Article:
March 10, 2009
by: Bill Millard

Event: Le Corbusier: Latest News from the Front
Location: Center for Architecture, 03.03.09
Speakers: Jean-Louis Cohen, Ph.D. — Sheldon H. Solow Professor of the History of Architecture, New York University Institute of Fine Arts; Mary McLeod — Professor of Architecture, Columbia Graduate School of Architecture, Planning, and Preservation (respondent)
Introduction: Francine Goldenhar — Director, La Maison Franç aise, NYU
Organizers: La Maison Franç aise, NYU; AIA-NY Global Dialogues Committee

If understanding modernity means understanding Le Corbusier, it’s apparent that nobody completely does. Even historian Jean-Louis Cohen, steeped in the minutiae of Corbu’s life, works, correspondence, and psyche, finds that the study of Modernism’s chief theorist reveals incessantly unfolding levels of mystery. “I don’t consider myself a Corbumaniac,” Cohen averred, and his scholarly attention to the details of Corbu studies seems to have immunized him against the extreme reactions that Corbu tends to evoke. (Anyone assuming that time has calmed down the Corbuphobic faction should look at Guy Booth’s screed in the BBC Magazine, attacking his legacy as “monstrous.” This appeared less than a month ago.)

Like many public figures who operate under pseudonyms, Corbu had what Cohen calls a “double nature”: he was simultaneously Corbusier the prophet and Charles-Edouard Jeanneret the “Sunday painter” and private man. Corbu wrote some 20,000 to 25,000 letters, including one or two a week to his mother, as well as the Gesamtkunstwerk now known in John Goodman’s improved 2007 translation of Toward an Architecture, plus a series of lesser, unpublished writings that advanced his thinking. (“Every time Corbusier lost a competition,” Cohen said, “he tried to get revenge with a book.”) He engaged in complicated relations with the political world, drawing up plans for both Stalinist Moscow and the Italian Fascist government’s colonial regime in Addis Ababa, Ethiopia (Cohen finds his politics “more naive than cynical”); he may have had flings with dancer Josephine Baker and/or the center of the British Profumo scandal, Christine Keeler (then again, Keeler’s signature in his correspondence may be a prank). He was not above doctoring photos to prove a point or publishing others’ designs as his own.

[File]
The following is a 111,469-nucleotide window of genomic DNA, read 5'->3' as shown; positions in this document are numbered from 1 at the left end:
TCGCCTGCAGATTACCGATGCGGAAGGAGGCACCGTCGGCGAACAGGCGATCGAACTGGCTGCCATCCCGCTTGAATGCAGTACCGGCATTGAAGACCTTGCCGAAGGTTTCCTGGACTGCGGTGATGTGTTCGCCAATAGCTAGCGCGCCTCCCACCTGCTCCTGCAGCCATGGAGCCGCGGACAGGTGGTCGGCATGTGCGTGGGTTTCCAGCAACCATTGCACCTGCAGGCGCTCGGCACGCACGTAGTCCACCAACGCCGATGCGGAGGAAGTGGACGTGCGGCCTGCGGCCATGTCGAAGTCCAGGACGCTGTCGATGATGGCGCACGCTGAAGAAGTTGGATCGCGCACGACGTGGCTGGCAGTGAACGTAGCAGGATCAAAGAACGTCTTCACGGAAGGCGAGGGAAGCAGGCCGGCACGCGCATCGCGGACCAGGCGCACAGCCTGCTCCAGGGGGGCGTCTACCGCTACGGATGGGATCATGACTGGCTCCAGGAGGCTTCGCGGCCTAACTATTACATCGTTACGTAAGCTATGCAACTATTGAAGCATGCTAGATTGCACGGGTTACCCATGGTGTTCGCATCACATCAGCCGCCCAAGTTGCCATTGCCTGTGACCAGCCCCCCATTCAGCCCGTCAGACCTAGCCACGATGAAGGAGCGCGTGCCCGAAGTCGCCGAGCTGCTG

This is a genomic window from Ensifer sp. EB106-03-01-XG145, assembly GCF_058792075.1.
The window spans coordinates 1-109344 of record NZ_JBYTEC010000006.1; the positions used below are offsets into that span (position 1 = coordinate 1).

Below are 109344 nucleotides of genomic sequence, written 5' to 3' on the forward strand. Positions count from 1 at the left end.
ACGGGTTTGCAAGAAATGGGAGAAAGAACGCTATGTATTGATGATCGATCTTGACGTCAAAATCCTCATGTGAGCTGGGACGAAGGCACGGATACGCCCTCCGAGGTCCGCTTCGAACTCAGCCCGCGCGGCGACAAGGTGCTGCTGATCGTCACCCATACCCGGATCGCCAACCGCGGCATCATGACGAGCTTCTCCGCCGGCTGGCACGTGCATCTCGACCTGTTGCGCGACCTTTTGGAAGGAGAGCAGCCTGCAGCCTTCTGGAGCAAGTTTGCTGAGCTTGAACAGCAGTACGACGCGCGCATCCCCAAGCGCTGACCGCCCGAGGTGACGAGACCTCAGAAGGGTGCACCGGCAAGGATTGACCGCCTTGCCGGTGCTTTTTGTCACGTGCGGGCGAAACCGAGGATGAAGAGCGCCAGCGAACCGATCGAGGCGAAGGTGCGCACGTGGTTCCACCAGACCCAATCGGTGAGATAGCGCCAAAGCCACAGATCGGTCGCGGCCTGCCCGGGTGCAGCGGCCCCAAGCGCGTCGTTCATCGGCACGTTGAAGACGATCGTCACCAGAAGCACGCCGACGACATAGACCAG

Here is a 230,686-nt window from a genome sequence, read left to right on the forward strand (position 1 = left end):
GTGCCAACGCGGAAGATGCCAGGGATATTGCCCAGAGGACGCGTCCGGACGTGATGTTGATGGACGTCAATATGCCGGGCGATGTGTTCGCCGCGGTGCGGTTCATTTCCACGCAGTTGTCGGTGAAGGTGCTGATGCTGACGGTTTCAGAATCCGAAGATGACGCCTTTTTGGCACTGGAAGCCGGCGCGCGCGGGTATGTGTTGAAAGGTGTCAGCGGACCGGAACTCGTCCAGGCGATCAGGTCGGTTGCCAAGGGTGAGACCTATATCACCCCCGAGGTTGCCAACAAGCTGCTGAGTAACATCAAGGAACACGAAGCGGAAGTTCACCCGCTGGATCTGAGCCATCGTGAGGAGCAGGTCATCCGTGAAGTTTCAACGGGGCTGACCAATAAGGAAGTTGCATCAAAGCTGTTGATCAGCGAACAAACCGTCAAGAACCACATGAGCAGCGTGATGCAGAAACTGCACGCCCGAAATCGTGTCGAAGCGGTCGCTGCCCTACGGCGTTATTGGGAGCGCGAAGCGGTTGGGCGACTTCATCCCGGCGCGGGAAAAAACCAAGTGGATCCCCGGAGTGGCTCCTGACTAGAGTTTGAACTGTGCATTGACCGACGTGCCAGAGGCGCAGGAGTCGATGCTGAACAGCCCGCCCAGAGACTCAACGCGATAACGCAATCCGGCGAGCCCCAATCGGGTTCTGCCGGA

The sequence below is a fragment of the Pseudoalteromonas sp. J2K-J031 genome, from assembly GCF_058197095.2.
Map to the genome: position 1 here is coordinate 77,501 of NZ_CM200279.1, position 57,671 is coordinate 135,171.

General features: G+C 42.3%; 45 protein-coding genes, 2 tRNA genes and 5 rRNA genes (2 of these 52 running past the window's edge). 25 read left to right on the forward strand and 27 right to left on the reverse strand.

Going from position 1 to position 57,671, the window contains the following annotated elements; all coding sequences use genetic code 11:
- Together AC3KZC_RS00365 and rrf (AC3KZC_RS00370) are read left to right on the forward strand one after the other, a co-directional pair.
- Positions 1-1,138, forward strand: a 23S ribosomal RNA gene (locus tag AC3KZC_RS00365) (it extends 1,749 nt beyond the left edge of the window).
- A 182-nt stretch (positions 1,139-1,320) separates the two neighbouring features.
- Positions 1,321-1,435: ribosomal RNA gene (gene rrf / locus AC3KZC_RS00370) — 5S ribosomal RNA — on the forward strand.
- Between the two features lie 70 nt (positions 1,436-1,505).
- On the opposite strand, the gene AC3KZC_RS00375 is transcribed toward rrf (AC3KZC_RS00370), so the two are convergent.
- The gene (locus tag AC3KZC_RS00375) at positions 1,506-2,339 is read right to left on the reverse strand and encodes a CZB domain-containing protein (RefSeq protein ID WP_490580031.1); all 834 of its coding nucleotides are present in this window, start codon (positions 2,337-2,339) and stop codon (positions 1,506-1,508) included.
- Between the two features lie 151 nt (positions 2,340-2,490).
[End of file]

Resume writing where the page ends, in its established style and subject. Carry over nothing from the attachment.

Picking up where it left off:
A mind as large as Corbu’s is full of ambiguities, and Cohen approaches them with both tolerance and skepticism. Cohen’s Corbu is a “spongelike” creature, borrowing ideas from cities and colleagues, creatively refracting his influences as much as he reflected them. Conditions on the front lines of Corbusiology appear lively and turbulent; London’s Barbican Centre is currently hosting an exhibition of his work, and Renzo Piano Building Workshop’s planned addition to the grounds of the Chapel of Notre Dame du Haut in Ronchamp is stirring controversy (Cohen believes it violates the contemplative spirit of the site but has gained public approbation as a “genius meets genius” project). Even while confining his attention to Corbusier’s works and thought directly — many more panels and volumes will be filled with theoretical debates over his legacy as an urbanist, the (mis)applications of his work in America and elsewhere, and the counter-reactions they have evoked — Cohen made it clear that “a lot is still to be expected from this man.”

Bill Millard is a freelance writer and editor whose work has appeared in OCULUS, Icon, Content, The Architect’s Newspaper, and other publications.


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